Ken and Theresa Laturnus were busy Sunday FireSmarting their South Green Lake property.
While Ken knocked the dead branches off the fir trees on their property, Theresa picked them up so they could be taken to the 70 Mile Eco-Depot where they will be chipped.
“It’s a safe way to remove the dead branches. I’m not climbing anything and I use a two-by-two to knock the branches off the trees,” Ken said.
They also raked up the cones and dry needles under and around the trees to ensure there wasn’t any ground fuel that could contribute to the spread of a wildfire.
Ken, who works for BC Hydro as a forester, said he knows the importance of reducing the fuel load on the forest floor and removing the dead branches on the trees so fire can’t leap up the trunk, reach the crown and spread to other trees on the property.
“We do this every time we come up to make sure there isn’t any ground fuel to feed a wildfire,” said Ken, who lives in the Lower Mainland.
Ken encourages all property owners to reduce the fuel load on their properties, noting it would help everybody in the community. It’s free to take the branches and other fuel to the 70 Mile Eco-Depot.
“We don’t want [fuel] sitting around. We saw how [a wildfire] can get away from you like it did in Lytton this summer.”
Now is a good time to FireSmart the vegetation on our properties and remove flammables from around our homes. For more FireSmart information, check out FireSmartBC.ca
If you, or you and your neighbours, are FireSmarting your properties and want to let people know what you are doing, contact me firstname.lastname@example.org or 250-456-7496.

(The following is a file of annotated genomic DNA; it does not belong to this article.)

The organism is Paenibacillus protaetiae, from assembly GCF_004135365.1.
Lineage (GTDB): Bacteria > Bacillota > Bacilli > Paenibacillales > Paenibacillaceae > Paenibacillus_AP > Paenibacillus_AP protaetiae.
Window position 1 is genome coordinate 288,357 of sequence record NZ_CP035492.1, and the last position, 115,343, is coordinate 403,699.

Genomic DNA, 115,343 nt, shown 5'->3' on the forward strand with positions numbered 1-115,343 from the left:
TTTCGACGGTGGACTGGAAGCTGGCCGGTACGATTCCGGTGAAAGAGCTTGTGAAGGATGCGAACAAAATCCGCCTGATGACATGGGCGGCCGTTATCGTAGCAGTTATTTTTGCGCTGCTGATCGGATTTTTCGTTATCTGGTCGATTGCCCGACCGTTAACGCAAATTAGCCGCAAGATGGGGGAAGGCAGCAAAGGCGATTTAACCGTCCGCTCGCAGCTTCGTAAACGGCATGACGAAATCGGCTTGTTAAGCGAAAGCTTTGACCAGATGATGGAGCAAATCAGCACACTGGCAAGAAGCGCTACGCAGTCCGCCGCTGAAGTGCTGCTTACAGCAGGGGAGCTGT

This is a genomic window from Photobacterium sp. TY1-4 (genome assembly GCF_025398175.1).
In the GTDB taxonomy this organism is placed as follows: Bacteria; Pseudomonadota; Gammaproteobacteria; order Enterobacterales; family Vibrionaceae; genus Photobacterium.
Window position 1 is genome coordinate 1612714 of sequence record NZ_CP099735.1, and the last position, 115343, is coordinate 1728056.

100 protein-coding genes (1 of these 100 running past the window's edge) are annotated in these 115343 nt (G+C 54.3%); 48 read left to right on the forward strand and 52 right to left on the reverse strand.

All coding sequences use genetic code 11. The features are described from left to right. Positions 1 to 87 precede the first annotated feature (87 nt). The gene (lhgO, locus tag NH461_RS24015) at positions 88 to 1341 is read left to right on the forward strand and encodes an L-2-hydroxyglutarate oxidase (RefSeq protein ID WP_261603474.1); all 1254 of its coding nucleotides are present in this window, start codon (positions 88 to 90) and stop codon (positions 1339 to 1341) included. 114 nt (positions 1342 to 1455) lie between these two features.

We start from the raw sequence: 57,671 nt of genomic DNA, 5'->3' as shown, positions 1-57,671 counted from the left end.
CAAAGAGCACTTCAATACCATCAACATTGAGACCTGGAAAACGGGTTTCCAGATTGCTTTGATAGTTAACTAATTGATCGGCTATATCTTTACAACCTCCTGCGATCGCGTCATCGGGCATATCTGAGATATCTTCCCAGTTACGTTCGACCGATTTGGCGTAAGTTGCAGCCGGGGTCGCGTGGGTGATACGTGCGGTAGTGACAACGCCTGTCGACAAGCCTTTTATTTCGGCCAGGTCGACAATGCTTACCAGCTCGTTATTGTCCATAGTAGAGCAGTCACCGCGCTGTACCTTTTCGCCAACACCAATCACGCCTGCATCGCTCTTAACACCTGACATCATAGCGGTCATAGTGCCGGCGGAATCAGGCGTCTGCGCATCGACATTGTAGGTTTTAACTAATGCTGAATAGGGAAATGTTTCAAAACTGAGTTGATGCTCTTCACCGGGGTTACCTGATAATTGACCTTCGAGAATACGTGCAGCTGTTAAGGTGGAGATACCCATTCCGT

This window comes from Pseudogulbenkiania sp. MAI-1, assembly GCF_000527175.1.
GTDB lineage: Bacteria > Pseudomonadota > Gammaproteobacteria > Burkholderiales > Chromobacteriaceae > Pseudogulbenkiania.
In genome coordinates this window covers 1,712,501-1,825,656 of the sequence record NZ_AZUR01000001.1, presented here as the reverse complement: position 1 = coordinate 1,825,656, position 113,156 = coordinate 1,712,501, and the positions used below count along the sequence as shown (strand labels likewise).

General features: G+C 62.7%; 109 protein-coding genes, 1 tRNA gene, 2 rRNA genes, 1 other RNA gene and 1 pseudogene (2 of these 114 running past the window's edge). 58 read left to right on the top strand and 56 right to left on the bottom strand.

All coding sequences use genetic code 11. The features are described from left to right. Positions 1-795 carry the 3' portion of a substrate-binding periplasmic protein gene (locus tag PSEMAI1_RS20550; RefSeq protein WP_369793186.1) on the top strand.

Home fire safety success
South Green Lake Volunteer Fire Department (SGLVFD) volunteers recently had a successful pickup event.
The local FireSmart crew handed out several home fire safety bags provided by the Thompson-Nicola Regional District, which contained a lot of home fire safety information, including updates about the new FireSmart Neighbourhoods Recognition Program project, and the combined smoke and carbon monoxide alarms.
The recipients gratefully accepted their safety bags, listened intently to the details of what was in them, and had their questions answered.
During the two-hour event, SGLVFD trainer Del Westfall handed out 90 sprinklers that had been pre-ordered at a cost of $60 apiece and answered questions about where they should be placed to be most effective.
Westfall had spearheaded the sprinkler program and had several firefighters help him put the sprinklers together.
There are a few leftover ground and roof-top sprinklers available for purchase on a “first-come-first-serve” basis. The cost is $60 per sprinkler and can be paid for by cash or with a cheque made out to the SGLVFD Auxiliary.
To order and pick up a sprinkler, contact me at email@example.com or 250-456-7496.